Skip to Content
Uncategorized

Beetles Use Nanostructures for Color

Tiny structures in beetle exoskeletons reflect luminescent green.

Many bright, iridescent beetles and butterflies get their brilliant colors not from pigments, but from the way tiny structures on their bodies reflect light. These structures have long been of interest to scientists, who hope to imitate these photon-controlling crystals to build better solar cells, sensors, and other optical devices–potentially even optical computer chips.

Vanishing act: The jeweled beetle reflects a metallic green in regular light (left). It loses that reflection if a right circularly polarized light is used (right).
Courtesy of Science/AAAS

Researchers at the Georgia Institute for Technology have now taken a closer look at the exoskeleton of the jewel beetle–the details are published today in the journal Science. Previously, researchers had shown that the beetle reflects what appears to us as a shining green color in the form of leftward-circulating polarized light (as the light travels, its corresponding electric field rotates leftward). Shining only right-turning polarized light at the beetle causes it to lose its green color (see the pictures above).

The left-turning reflection occurs because of complex helical nanostructures in the beetle’s exoskeleton. Its exoskeleton is made up of hexagonal, pentagonal, and heptagonal cells containing yellow cones surrounded by green. Vivek Sharma, Mohan Srinivasarao, and others at Georgia Tech used confocal microscopy to show how tightly packed, concentric arcs (or spirals) on these cells look very similar to a type of liquid crystal. Because scientists already understand how liquid crystals form, this new association may help them understand how the insect’s optical structure self-assembles.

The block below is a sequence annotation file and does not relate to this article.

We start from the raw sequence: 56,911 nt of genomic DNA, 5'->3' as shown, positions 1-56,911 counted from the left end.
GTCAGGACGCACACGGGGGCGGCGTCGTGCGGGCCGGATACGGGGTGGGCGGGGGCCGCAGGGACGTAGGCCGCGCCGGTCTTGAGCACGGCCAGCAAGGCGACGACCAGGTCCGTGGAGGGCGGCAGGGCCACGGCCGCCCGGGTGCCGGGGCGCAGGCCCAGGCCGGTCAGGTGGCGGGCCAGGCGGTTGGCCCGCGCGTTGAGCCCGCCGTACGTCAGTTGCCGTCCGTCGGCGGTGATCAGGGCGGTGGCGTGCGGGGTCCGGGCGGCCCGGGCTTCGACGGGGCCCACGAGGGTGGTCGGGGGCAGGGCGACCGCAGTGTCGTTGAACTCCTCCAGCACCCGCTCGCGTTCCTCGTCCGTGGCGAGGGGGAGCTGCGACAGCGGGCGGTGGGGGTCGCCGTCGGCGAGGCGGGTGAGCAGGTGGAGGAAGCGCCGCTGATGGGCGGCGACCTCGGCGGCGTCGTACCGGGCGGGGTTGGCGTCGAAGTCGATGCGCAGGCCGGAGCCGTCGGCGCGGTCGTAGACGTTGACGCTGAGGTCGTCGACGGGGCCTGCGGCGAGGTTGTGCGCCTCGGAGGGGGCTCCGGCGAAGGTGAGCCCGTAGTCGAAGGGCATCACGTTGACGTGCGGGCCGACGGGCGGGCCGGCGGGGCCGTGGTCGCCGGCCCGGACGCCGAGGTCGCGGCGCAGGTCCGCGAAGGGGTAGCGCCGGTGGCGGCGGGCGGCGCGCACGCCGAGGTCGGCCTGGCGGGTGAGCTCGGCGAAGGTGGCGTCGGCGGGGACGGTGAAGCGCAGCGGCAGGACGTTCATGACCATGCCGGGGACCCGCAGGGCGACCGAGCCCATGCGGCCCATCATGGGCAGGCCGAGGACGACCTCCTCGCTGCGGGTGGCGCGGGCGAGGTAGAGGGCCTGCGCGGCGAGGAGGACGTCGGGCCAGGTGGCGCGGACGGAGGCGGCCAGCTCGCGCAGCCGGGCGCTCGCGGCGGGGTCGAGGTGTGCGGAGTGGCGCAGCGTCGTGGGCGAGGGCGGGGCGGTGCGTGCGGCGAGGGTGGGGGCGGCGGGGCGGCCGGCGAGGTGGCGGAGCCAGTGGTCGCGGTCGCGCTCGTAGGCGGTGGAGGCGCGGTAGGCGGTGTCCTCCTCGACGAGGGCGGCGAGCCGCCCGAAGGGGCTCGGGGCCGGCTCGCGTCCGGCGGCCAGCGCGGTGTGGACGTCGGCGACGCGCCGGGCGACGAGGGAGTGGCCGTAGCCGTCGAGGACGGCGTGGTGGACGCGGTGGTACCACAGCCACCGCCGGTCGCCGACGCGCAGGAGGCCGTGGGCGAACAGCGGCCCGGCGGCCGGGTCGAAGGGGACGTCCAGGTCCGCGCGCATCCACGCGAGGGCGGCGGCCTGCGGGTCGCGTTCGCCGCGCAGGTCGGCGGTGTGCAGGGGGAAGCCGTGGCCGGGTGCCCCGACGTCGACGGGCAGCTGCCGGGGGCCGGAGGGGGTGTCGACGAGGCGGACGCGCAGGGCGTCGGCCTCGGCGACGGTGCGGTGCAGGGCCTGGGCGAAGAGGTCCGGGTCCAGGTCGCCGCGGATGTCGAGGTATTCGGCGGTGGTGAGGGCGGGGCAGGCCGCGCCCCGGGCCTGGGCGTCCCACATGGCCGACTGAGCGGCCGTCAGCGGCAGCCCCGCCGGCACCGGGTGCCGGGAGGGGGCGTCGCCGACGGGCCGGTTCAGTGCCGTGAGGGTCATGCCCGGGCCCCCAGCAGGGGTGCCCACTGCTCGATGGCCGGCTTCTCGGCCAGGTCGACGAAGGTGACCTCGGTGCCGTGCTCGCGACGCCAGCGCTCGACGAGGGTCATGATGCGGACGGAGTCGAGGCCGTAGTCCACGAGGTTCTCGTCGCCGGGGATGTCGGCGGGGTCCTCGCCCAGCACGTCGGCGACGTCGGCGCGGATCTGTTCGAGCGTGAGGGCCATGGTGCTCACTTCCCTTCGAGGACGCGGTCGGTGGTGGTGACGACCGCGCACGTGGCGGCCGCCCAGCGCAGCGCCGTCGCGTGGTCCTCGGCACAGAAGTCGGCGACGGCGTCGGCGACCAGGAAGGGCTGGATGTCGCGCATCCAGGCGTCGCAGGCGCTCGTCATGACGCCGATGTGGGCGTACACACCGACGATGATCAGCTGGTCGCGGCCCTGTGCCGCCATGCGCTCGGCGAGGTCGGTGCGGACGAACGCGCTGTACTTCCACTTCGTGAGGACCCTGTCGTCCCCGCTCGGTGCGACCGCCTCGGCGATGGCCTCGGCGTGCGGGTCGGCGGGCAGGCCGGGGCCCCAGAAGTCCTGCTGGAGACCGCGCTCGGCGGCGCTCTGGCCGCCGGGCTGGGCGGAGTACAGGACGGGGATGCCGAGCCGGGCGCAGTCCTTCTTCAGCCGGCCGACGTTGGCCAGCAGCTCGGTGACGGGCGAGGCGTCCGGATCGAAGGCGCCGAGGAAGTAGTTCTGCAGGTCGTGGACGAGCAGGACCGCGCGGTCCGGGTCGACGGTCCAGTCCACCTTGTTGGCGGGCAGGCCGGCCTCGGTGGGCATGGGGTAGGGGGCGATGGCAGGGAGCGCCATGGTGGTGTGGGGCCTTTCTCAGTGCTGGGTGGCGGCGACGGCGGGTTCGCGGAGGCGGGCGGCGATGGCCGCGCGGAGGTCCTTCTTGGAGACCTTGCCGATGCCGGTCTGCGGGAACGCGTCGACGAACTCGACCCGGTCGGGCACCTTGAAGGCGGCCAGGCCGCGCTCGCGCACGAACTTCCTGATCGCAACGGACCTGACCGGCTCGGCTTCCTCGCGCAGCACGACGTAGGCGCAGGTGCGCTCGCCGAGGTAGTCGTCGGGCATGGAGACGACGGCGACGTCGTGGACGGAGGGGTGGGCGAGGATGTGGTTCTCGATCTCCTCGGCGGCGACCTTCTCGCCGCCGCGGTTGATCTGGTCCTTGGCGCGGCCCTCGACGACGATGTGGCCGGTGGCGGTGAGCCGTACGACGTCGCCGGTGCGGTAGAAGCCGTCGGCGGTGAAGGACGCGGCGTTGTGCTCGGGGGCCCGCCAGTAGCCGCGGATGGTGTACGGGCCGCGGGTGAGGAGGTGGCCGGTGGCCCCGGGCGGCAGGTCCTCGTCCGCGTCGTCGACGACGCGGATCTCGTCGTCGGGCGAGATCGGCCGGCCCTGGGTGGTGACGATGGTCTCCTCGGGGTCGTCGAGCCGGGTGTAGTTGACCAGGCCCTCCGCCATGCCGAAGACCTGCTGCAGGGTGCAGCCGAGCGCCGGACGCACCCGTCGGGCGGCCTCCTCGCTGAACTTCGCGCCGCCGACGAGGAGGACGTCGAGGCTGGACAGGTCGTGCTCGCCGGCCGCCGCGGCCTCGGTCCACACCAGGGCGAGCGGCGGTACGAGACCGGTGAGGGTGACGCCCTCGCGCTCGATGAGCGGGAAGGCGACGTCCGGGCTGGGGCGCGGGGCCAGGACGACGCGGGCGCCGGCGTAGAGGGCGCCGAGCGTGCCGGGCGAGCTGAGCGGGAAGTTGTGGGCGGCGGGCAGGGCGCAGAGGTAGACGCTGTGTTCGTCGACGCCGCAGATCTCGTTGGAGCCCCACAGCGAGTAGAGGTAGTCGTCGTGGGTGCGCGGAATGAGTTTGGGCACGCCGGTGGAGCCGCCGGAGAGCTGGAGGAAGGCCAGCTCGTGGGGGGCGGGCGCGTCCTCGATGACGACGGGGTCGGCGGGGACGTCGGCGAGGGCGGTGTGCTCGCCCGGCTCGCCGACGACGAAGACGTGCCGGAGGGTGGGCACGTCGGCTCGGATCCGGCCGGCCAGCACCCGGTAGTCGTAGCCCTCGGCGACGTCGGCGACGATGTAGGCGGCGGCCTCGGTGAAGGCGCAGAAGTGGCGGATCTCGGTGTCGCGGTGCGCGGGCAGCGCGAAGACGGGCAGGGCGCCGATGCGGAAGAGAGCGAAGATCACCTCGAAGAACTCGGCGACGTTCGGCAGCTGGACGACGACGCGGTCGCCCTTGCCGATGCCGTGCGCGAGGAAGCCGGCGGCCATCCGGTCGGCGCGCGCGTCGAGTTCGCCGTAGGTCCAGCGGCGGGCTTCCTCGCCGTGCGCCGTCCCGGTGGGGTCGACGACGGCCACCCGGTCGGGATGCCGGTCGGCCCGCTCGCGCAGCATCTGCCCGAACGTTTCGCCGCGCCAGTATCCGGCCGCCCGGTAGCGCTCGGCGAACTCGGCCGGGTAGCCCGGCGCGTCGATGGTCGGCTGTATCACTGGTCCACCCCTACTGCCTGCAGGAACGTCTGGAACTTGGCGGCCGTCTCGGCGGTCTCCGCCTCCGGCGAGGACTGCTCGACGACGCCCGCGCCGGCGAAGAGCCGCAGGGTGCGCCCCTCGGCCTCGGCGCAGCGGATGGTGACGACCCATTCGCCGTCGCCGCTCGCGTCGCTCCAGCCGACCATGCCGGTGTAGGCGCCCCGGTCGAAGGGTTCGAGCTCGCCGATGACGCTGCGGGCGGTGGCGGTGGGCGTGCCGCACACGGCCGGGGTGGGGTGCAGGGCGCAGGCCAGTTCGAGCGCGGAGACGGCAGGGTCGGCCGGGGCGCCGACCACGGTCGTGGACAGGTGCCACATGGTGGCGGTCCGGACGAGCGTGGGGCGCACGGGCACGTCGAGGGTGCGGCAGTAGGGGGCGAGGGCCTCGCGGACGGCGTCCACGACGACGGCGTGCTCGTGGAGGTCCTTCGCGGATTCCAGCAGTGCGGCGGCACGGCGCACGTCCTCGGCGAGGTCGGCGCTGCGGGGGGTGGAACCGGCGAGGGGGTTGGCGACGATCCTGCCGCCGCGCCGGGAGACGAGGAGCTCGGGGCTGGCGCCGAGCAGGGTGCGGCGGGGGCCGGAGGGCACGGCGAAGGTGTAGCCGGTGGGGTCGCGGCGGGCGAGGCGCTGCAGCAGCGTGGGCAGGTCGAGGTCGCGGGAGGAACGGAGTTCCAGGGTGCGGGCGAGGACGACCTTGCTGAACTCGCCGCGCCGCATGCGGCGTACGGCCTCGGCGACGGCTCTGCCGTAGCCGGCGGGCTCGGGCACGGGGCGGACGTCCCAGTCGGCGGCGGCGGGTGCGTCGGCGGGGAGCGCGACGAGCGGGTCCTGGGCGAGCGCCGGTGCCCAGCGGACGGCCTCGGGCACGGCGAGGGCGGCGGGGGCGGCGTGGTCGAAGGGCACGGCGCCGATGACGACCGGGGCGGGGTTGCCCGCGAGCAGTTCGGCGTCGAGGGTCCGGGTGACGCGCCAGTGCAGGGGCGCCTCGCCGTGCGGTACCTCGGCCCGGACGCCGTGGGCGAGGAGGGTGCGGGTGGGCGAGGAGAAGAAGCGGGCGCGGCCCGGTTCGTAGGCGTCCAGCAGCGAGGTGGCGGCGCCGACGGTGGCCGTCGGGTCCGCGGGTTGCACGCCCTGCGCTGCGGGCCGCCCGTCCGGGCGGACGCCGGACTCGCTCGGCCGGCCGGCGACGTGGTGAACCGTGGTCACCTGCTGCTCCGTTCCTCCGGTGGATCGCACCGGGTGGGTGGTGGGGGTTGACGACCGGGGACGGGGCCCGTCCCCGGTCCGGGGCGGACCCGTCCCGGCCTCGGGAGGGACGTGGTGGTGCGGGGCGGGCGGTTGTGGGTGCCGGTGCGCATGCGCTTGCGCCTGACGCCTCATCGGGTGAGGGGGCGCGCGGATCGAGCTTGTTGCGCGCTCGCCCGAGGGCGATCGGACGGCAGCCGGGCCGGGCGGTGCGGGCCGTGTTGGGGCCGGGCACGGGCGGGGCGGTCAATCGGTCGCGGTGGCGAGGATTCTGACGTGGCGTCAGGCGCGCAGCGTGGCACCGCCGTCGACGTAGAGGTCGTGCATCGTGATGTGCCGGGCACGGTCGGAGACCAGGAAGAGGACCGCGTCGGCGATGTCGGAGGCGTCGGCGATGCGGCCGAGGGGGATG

Last year I wrote about a Brazilian beetle that has an ideal photonic-crystal structure that researchers are trying to emulate. Researchers speculate that these beetles may even use such photonic complex substructures to communicate with each other via light or to ward off predators.

Deep Dive

Uncategorized

Investing in people is key to successful transformation

People-related factors like talent attraction and retention and clear top-down communication will determine whether your transformation progresses or stalls.

Work reinvented: Tech will drive the office evolution

As organizations navigate a new world of hybrid work, tech innovation will be crucial for employee connection and collaboration.

The way forward: Merging IT and operations

Digital transformation in any industry begins with bridging the gap between two traditionally separate teams.

be a good example concept
be a good example concept

Be a good example

"It was in the newspaper, but the towers fell the next day, and what I’d done was quickly lost."

Stay connected

Illustration by Rose WongIllustration by Rose Wong

Get the latest updates from
MIT Technology Review

Discover special offers, top stories, upcoming events, and more.

Thank you for submitting your email!

Explore more newsletters

It looks like something went wrong.

We’re having trouble saving your preferences. Try refreshing this page and updating them one more time. If you continue to get this message, reach out to us at customer-service@technologyreview.com with a list of newsletters you’d like to receive.